Reflection theories and pedagogies: cross-disciplinary perspectives


What is this series about?

[Download the full programme here]

What is reflection? How does it work? How do we apply it to our scholarly work and practice? What does it mean to be a reflective practitioner? What are key theories of reflection? How can these inform the way we teach and assess reflection to our students?

These, and many other questions such as these, will be explored in an exciting new seminar series organised by CLAD & Learning Spaces in 2016-17. We will host a number of scholars from Birmingham and beyond, who will discuss theoretical and practical aspects of reflective practice.

There are two types of contributions to this series – contributions attending to theory and contributions offering examples of practice.

The series considers key theoretical approaches to reflection on a chronological basis. This allows for a deeper understanding of the origin and development of the concept of reflection, and facilitates a considered examination of the different approaches to reflective practice.

The practice sessions will not always be linked to a particular theorist, though it is intended that the theories may guide the consideration of these examples.

There series offers an opportunity for those attending to take part in discussions and to share ideas and perspectives.

Is it for me?

This series is open to everyone, and will be of particular interest to:

  • Anyone interested in exploring the theoretical underpinnings of reflective practice, and diverse theoretical approaches to reflection
  • Anyone interested in hearing about good practice, and sharing their own
  • Anyone involved in teaching and assessing reflective practice
  • Anyone currently involved in reflective writing

For further information contact the organisers Petia Petrova [] and Marios Hadjianastasis [].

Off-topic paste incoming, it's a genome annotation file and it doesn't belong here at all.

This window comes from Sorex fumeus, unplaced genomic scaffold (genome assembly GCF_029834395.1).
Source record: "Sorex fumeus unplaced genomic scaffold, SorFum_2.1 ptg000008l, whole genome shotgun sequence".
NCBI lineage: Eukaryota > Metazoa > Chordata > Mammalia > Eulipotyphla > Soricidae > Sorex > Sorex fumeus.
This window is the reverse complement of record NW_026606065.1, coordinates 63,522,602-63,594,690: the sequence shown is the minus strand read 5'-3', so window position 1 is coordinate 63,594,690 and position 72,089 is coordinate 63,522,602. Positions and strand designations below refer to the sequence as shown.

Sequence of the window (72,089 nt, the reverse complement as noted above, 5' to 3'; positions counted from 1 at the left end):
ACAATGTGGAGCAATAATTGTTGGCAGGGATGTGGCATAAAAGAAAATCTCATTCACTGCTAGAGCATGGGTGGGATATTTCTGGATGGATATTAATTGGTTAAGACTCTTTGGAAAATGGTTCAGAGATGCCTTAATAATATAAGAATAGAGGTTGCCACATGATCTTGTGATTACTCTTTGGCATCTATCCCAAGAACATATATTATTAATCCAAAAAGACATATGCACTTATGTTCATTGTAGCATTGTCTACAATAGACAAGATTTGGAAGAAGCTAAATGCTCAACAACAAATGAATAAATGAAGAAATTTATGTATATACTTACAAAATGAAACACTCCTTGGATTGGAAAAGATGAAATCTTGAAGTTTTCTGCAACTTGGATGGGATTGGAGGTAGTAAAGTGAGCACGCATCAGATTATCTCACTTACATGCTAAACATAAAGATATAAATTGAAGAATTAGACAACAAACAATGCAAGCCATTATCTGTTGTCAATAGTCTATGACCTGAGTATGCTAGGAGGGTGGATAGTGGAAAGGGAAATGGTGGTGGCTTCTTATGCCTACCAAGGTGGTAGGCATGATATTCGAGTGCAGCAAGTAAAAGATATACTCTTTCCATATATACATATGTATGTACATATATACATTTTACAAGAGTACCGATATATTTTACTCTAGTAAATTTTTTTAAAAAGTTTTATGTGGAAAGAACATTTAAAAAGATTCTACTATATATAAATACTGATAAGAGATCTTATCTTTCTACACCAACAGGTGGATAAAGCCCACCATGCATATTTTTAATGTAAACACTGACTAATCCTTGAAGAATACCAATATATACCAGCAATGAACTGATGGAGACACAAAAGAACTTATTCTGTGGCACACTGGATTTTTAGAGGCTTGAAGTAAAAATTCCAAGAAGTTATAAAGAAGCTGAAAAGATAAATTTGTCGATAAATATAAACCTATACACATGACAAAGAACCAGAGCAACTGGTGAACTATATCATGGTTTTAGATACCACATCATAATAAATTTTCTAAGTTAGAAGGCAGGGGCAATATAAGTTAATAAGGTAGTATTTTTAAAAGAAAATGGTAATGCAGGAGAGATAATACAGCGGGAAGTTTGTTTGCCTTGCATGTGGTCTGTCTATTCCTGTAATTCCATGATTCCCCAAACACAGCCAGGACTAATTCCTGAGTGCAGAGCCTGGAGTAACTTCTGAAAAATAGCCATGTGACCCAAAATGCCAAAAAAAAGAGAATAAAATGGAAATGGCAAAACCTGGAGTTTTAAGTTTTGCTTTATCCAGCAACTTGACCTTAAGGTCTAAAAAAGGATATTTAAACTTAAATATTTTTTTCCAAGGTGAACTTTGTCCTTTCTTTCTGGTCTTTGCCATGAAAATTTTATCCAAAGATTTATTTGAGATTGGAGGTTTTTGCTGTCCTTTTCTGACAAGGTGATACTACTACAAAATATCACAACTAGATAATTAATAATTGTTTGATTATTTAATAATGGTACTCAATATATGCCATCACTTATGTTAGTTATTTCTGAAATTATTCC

The series will take place at the Centre for Learning and Academic Development & Learning Spaces, Watson Building, University of Birmingham, Birmingham B15 2TT.

Booking for this series

Given the nature of the series we recommend that you consider attending all of the seven seminars if practicable. To book, please e-mail .

Violence as education in Cyprus



During my recent trip to Cyprus it occurred to me that recent generations, including mine, were brought up with the ever-present backdrop of violence. My generation, born during the 1974 conflict, had as its soundtrack the sirens and the sound of tanks in the background. I seem to remember child art from my time in nursery and early primary school depicting bombers, bombs, tanks, soldiers and death. We were, as children, fascinated by (our) soldiers, their helmets, weapons, bayonets and anything associated with them (and we were terrified by the ‘other’ soldiers). We played ‘war’ in the back yard and empty building plots in my neighbourhood. We made rifles out of bits of wood, helmets out of chicken wire, re-enacting conflict as leisure. We grew up with the ubiquitous military parades, hollow displays of power and bravado against the enemy. These still take place today, as a promise that ‘next time we’ll be better prepared’.